Facts spoil joke about Bush’s ‘exit strategy’

Bob Woelk thought he got in a good joke at the president’s expense last week (Free Falling, Dec. 13).

Just one small problem though: he needs to check his facts. It should be noted that the turnpike he spoke of in Dallas is named for George H.W. Bush (also known as Bush 41)and not George W. Bush, the current president.

Hence, the “exit strategy” joke is not quite so funny as he thought.

Raye Roberts


Should diamonds be a girl’s best friend?

Thanks to “Nightline” for a feature on the movie “Blood Diamonds.” Having lived in a diamond-producing area of Africa, this film sounds realistic.

DeBeers, the major importer of diamonds to the United States, doesn’t want you to think so, but the company’s relationship with the former apartheid government of South Africa bloodies its hands.

Russia, the other large diamond producer, mined theirs using political prisoners in slave labor camps.

You be the judge, are diamonds a girl’s best friend?

Mark Rogers


Incident generated action and support

What a great, hard-working group of kids! Ten students from Hillsboro High School’s FCCLA (Family, Career and Community Leaders of America) served the annual Hillsboro Community Medical Center employee Christmas party Monday evening.

The FCCLA members, under the guidance of adviser Monica Leihy, prepared the tables, served the meal, and cleaned afterwards. The napkins were placed at table edge with silverware an inch from the edge of the table, food served from the left and drinks from the right, etc.

High-dollar restaurants in large cities couldn’t have done it any better. And the students were so nice! Hillsboro parents should be proud. It was a real treat for everyone attending.

Thanks again to the FCCLA.

Christmas Party Committee

Hillsboro Comm. Med. Center

Coal-fired power plants don’t help us

Are residents of the High Plains willing to forfeit yet another large slice of the gifts of land, water, clean air and quality of life?

If we are content to believe a vocal minority, the proposed coal fired electric generation plant near Holcomb will be the next best thing to sliced bread.

Don’t believe it for one minute. These promoters are not required to “tell the whole truth, and nothing but the truth.” As inhabitants of the High Plains, all we need to do is remain silent, forfeit our precious water in perpetuity, provide a small tract of land as a hiding place from society and look in the other direction.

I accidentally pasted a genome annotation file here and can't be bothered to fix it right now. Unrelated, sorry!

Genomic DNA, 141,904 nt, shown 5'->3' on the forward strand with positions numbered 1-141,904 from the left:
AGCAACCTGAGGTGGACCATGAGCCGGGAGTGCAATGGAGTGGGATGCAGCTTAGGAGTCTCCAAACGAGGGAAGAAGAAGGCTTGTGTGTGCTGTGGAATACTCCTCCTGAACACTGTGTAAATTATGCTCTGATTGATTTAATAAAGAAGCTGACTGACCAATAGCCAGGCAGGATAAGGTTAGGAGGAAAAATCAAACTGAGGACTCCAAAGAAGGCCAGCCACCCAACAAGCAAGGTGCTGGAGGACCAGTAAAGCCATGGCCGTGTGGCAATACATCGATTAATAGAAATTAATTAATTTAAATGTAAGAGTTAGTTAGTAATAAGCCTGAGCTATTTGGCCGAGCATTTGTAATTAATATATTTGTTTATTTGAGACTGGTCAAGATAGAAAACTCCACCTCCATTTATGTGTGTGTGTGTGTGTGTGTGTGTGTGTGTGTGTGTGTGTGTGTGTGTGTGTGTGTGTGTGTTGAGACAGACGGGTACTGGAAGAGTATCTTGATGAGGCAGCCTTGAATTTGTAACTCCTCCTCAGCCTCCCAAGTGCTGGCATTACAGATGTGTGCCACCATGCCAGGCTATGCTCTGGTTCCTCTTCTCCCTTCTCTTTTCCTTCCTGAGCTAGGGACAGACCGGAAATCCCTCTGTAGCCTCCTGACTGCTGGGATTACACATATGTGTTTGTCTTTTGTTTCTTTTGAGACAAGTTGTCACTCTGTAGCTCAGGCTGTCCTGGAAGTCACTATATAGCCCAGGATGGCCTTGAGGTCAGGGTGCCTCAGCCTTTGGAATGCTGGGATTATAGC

This will allow corporate pirates to reap billions of dollars in profits. Remember, corporations don’t die, they continue on forever. They don’t answer to society, they assume limited accountability for their actions, and pay very little in taxes.

As a western Kansas farmer, I am sick and tired of the colonization of rural America. We must take a stand. We cannot allow the continued exploitation of our natural resources, and the deterioration of our health and environment in the name of “economic development.”

If you are looking for the truth, follow the money. You will have to look hard, because the money isn’t even passing through our neighborhood. The imported coal will be transported by an out-of-state railroad.

The vast majority of the energy produced will be exported. Over a 50-year period, Sunflower’s cost of obtaining water rights will only amount to a sprinkling of dollars for every million gallons of depletion of a very precious resource. The major deposits in our state will be mercury and CO2, not cash.

I do not see a coal-fired power plant as a pillar upon which to build a future. Let’s make sure this is not part of the legacy left to our children and grandchildren.

I recently saw a bumper sticker with a quote by Maggie Kuhn: “Speak your mind, even if your voice shakes.” Contact your state representative, state senator and Gov. Sebelius. Demand a moratorium on construction of new coal-fired electric plants in the state.

Tom Giessel, president

Pawnee County Farmers Union


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